The secretary who proved fetching coffee shouldn't be part of the daily grind
Arbitration ruling on grievance set precedent at York University in 1979
It seemed it was about more than a cup of coffee, even though that's what the dispute involved.
Just over four decades ago, a news story began brewing when a Toronto secretary refused to fetch coffee for the director of a university bookstore.
The secretary worked at a bookstore at York University — a school where staff had the right to file a grievance if asked to do work of a personal nature that was not connected to university operations.
Hence the grievance, which was filed and then pitted the secretary against the school, which backed the director in the grievance.
The union representing the secretary filed for arbitration.
'Tending to the personal needs of a boss'
Lauma Avens, the president of the York University Staff Association, pointed to the case as being one more example of workers being asked to do things they shouldn't be asked to do.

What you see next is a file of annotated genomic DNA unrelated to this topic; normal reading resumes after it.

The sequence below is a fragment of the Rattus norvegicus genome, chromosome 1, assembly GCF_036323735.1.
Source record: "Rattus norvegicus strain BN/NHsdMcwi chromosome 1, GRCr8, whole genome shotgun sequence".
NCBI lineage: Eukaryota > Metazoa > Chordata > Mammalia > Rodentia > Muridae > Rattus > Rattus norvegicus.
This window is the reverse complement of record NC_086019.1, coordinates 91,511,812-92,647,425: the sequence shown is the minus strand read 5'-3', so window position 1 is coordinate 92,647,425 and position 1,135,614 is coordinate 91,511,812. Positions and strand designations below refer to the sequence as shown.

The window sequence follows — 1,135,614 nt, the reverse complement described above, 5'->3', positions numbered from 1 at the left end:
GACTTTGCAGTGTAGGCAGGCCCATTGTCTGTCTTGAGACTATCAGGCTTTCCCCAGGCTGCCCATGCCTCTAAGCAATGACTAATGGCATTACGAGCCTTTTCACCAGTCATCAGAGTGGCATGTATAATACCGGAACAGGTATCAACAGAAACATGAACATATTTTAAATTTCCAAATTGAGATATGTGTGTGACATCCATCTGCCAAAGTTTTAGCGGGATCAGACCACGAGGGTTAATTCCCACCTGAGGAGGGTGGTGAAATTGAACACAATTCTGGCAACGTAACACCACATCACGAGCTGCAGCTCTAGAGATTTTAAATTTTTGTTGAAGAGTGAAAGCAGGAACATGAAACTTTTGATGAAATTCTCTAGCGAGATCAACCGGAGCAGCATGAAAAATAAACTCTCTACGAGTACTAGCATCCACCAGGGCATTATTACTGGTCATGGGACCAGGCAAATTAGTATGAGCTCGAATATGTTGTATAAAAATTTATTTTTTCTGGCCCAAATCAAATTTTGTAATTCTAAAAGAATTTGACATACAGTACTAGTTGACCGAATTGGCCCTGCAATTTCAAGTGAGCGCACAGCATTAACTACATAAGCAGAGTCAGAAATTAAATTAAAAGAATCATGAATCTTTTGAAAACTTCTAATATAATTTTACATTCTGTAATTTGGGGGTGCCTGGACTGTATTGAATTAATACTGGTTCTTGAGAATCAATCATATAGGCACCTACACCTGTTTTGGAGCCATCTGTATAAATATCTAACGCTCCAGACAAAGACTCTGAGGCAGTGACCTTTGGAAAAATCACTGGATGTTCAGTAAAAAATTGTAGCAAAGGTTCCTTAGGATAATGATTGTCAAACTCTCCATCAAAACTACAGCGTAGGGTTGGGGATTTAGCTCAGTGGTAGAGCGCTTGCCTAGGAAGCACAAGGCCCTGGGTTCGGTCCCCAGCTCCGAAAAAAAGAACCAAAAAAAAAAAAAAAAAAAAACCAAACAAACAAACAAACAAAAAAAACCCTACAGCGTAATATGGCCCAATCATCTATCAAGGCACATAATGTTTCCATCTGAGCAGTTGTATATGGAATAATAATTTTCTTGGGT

"Our members have been asked to balance personal chequebooks, have been asked to walk dogs, have been asked to buy wedding gifts for the spouse and that is not part of our jobs," Avens told The National back in January 1979.
"That's tending to the personal needs of a boss."
The National's John McQuaker reported the arbitration process could take three months to complete.
In October 1979, the Toronto Star reported a ruling had been made. York directors and supervisors would henceforth have to get their own coffee.
However, the paper also reported that the secretary had quit her position since the grievance had been filed.